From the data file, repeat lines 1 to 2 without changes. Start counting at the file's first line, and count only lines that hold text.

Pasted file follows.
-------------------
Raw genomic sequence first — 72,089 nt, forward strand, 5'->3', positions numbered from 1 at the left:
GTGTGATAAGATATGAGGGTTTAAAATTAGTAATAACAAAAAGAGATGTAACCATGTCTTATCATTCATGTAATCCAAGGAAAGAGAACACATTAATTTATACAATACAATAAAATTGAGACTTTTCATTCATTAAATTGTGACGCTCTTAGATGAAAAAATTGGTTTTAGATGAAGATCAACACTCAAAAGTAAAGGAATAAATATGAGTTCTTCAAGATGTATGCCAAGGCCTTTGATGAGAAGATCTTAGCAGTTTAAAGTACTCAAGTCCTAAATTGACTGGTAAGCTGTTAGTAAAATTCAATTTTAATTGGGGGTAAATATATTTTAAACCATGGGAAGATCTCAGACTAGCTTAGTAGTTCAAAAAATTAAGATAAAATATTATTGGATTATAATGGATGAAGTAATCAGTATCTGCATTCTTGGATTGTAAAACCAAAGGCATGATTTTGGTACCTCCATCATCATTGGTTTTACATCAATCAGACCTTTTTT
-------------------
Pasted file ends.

Raw genomic sequence first — 72,089 nt, forward strand, 5'->3', positions numbered from 1 at the left:
GTGTGATAAGATATGAGGGTTTAAAATTAGTAATAACAAAAAGAGATGTAACCATGTCTTATCATTCATGTAATCCAAGGAAAGAGAACACATTAATTTATACAATACAATAAAATTGAGACTTTTCATTCATTAAATTGTGACGCTCTTAGATGAAAAAATTGGTTTTAGATGAAGATCAACACTCAAAAGTAAAGGAATAAATATGAGTTCTTCAAGATGTATGCCAAGGCCTTTGATGAGAAGATCTTAGCAGTTTAAAGTACTCAAGTCCTAAATTGACTGGTAAGCTGTTAGTAAAATTCAATTTTAATTGGGGGTAAATATATTTTAAACCATGGGAAGATCTCAGACTAGCTTAGTAGTTCAAAAAATTAAGATAAAATATTATTGGATTATAATGGATGAAGTAATCAGTATCTGCATTCTTGGATTGTAAAACCAAAGGCATGATTTTGGTACCTCCATCATCATTGGTTTTACATCAATCAGACCTTTTTT